Lysine residues play an important role to maintain protein structure and function, through hydrogen bonds or electrostatic interactions (Patel et al., 2011). The role of PDI activesite-flanking lysines has not been well studied. In fact there is only one study to our knowledge, which has been conducted on the importance of this residue in PDI (Kimura et al., 2004). In the earlier study, the researchers mutated away the cysteine residues in the a’ domain and focused on the lysine in the a domain (Kimura et al., 2004). The lysine residue in the a domain was then mutated to glutamine and arginine, where a decrease in activity was observed (Kimura et al., 2004). The assay used in this study involved the reduction of insulin by PDI, which was monitored by spectrophotometry. However, this study or any other studies to our knowledge have not delved into how lysine residues affect the redox activity of PDI as well as how they may be used to regulate PDI activity.
tyrosine kinase, is frequently over expressed in non-small cell lung cancer (NSCLC). These receptors play an important role in tumor cell survival and activated phosphorylated EGFR results in the phosphorylation of downstream proteins that cause cell proliferation, invasion, metastasis, and inhibition of apoptosis. Expression appears to be dependent on histological subtypes, most frequently expressed in squamous cell carcinoma but also frequently expressed in adenocarcinomas and large cell carcinomas . The protein and ligand interaction takes an important part in protein function. Both ligand and its binding site are essential components for understanding how the protein ligand complex functions. Most cancers are highly invasive and there are problems of recurrence even after surgery, chemotherapy and radiation treatment. MMPs are a family of highly homologous metal dependent endopeptidases that can cleave most of the constituents of the extracellular matrix such as collagen, fibronectin, laminin and elastin  and are inhibited by endogenous tissue inhibitor of metalloproteinases (TIMPs) or synthetic inhibitors such as EDTA and phenanthroline. Comprehension of the exact mechanisms involved in MMP activity has been complicated by the differing expression patterns and roles of these proteases within the tumor . Further complicating the situation, these enzymes have overlapping substrate specificities  creating difficulty in designing appropriate inhibitors for only one protease . In addition, the MMPs are present at globally low concentration, but they are concentrated on the surface of cells at highly elevated and activated concentrations. Cancer usually is the cause of the altered interaction between the multiple genes rather than changes in a single causal gene  and the functional interactions predict the priority of the highly connected nodes and its neighbors .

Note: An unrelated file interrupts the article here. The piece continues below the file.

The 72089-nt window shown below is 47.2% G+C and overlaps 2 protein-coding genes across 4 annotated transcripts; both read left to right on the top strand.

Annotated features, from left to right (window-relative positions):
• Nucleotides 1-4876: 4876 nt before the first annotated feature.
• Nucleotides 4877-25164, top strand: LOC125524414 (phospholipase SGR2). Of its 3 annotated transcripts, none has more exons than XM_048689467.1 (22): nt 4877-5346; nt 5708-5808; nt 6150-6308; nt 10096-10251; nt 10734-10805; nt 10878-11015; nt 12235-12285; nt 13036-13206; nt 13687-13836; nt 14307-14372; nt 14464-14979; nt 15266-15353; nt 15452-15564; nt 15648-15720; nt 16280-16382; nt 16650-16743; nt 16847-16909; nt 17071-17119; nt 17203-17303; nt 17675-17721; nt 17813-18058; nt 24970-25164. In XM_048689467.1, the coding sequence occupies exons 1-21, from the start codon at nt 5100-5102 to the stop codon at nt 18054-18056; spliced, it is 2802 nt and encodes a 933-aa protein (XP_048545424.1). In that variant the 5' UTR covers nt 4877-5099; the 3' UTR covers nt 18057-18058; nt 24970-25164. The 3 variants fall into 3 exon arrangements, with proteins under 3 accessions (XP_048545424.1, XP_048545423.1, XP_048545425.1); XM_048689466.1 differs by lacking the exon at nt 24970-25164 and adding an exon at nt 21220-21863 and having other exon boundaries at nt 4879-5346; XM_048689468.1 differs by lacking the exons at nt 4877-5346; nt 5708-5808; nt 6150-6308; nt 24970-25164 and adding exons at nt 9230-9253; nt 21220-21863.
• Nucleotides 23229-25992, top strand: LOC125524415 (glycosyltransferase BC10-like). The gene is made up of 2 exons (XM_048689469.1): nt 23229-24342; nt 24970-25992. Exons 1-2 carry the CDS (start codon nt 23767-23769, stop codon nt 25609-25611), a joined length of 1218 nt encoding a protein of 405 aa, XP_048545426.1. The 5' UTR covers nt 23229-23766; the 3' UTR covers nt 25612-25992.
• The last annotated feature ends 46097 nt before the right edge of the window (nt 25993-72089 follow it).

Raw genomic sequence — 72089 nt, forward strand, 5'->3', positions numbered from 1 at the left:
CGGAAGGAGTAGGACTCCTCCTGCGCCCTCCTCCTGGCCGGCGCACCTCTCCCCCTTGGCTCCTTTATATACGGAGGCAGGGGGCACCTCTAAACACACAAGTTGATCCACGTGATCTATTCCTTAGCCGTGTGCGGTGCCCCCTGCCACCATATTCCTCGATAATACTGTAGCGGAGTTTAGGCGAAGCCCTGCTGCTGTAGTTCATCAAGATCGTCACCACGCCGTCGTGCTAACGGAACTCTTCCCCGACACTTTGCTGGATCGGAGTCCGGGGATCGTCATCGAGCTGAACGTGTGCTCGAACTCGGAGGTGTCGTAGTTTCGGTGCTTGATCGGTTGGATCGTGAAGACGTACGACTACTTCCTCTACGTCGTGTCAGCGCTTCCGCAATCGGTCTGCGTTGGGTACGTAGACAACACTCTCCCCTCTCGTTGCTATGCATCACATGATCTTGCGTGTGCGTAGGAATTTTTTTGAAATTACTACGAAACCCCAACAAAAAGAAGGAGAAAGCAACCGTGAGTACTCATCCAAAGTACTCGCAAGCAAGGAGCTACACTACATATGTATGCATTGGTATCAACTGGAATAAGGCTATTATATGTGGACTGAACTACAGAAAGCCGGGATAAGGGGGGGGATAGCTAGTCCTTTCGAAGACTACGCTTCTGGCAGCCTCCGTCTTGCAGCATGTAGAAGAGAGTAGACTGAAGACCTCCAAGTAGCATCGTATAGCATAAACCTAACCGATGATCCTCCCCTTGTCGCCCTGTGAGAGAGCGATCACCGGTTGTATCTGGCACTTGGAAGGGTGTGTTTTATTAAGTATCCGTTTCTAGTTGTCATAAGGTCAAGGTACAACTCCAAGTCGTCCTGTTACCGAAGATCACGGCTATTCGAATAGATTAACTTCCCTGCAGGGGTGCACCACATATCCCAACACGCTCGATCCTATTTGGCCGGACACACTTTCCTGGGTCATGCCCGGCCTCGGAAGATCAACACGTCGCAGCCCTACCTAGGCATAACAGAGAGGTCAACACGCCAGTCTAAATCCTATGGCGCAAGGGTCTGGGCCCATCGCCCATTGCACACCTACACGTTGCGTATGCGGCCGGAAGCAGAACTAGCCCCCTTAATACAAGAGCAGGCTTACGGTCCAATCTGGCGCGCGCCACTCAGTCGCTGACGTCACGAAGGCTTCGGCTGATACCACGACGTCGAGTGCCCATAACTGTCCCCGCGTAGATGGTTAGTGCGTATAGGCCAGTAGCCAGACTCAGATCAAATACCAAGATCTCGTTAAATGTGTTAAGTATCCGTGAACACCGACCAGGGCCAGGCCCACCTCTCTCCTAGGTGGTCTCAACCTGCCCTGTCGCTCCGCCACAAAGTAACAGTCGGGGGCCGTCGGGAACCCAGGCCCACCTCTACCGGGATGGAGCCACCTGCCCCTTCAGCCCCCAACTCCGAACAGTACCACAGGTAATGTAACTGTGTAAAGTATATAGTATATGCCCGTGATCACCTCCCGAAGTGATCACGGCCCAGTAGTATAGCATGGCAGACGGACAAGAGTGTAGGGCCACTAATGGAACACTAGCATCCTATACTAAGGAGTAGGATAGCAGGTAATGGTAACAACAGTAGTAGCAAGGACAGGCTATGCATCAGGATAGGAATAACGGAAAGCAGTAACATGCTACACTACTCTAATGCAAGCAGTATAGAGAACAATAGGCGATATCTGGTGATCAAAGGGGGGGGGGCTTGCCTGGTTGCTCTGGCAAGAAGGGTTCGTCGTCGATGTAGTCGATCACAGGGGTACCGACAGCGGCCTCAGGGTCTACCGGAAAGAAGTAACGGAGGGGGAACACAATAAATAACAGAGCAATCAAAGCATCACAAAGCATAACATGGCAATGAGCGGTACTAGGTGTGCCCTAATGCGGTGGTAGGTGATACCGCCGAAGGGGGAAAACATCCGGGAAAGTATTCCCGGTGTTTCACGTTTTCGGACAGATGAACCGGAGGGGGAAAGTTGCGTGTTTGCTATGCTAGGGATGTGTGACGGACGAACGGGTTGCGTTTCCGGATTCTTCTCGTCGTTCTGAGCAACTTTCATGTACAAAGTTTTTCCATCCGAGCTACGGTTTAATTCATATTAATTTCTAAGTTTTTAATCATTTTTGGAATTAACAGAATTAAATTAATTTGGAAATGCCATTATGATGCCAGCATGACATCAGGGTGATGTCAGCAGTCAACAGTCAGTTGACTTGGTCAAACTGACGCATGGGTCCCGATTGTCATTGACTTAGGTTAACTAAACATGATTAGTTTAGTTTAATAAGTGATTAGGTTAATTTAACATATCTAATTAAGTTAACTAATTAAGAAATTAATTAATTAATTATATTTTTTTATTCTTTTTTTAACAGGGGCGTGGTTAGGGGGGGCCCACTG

We generated fixed-length protein sequences using window size 9, which have phospholyratable re- sidues (Serine, Threonine, or Tyrosine) at the center of them. If the center residue of the sequence is known as phosphorylated, the sequence is “positive”, otherwise “negative”. For positive and negative se- quences, redundant ones were removed using skipredundant . The parameters for redundancy remov- al are as follows: acceptable threshold percentage of similarity was set to 0% - 20%, value for gap opening penalty to 10, and gap extension penalty to 0.5. Table 2 shows the number of positive and negative se- quences before and after removing redundant sequences for each residue.